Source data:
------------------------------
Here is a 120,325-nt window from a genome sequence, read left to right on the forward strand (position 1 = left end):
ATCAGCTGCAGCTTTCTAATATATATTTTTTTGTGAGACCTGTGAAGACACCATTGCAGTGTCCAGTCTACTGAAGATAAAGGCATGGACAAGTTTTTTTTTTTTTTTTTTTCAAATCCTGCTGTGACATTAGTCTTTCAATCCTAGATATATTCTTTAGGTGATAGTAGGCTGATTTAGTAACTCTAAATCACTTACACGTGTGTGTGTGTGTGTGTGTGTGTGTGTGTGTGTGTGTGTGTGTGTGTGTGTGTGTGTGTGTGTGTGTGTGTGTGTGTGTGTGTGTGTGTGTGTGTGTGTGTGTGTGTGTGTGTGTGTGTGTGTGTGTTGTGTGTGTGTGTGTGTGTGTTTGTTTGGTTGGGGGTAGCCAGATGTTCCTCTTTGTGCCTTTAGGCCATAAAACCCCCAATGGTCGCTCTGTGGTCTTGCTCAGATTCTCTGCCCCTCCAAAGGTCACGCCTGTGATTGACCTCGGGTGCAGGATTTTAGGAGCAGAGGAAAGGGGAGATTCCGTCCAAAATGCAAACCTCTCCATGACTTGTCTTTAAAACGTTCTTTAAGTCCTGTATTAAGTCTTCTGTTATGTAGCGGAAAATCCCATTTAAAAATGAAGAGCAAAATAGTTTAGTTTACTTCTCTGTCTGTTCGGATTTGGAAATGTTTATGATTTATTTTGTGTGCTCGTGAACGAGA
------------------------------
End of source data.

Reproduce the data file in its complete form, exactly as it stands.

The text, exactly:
Here is a 120,325-nt window from a genome sequence, read left to right on the forward strand (position 1 = left end):
ATCAGCTGCAGCTTTCTAATATATATTTTTTTGTGAGACCTGTGAAGACACCATTGCAGTGTCCAGTCTACTGAAGATAAAGGCATGGACAAGTTTTTTTTTTTTTTTTTTTCAAATCCTGCTGTGACATTAGTCTTTCAATCCTAGATATATTCTTTAGGTGATAGTAGGCTGATTTAGTAACTCTAAATCACTTACACGTGTGTGTGTGTGTGTGTGTGTGTGTGTGTGTGTGTGTGTGTGTGTGTGTGTGTGTGTGTGTGTGTGTGTGTGTGTGTGTGTGTGTGTGTGTGTGTGTGTGTGTGTGTGTGTGTGTGTGTGTGTGTGTTGTGTGTGTGTGTGTGTGTGTTTGTTTGGTTGGGGGTAGCCAGATGTTCCTCTTTGTGCCTTTAGGCCATAAAACCCCCAATGGTCGCTCTGTGGTCTTGCTCAGATTCTCTGCCCCTCCAAAGGTCACGCCTGTGATTGACCTCGGGTGCAGGATTTTAGGAGCAGAGGAAAGGGGAGATTCCGTCCAAAATGCAAACCTCTCCATGACTTGTCTTTAAAACGTTCTTTAAGTCCTGTATTAAGTCTTCTGTTATGTAGCGGAAAATCCCATTTAAAAATGAAGAGCAAAATAGTTTAGTTTACTTCTCTGTCTGTTCGGATTTGGAAATGTTTATGATTTATTTTGTGTGCTCGTGAACGAGA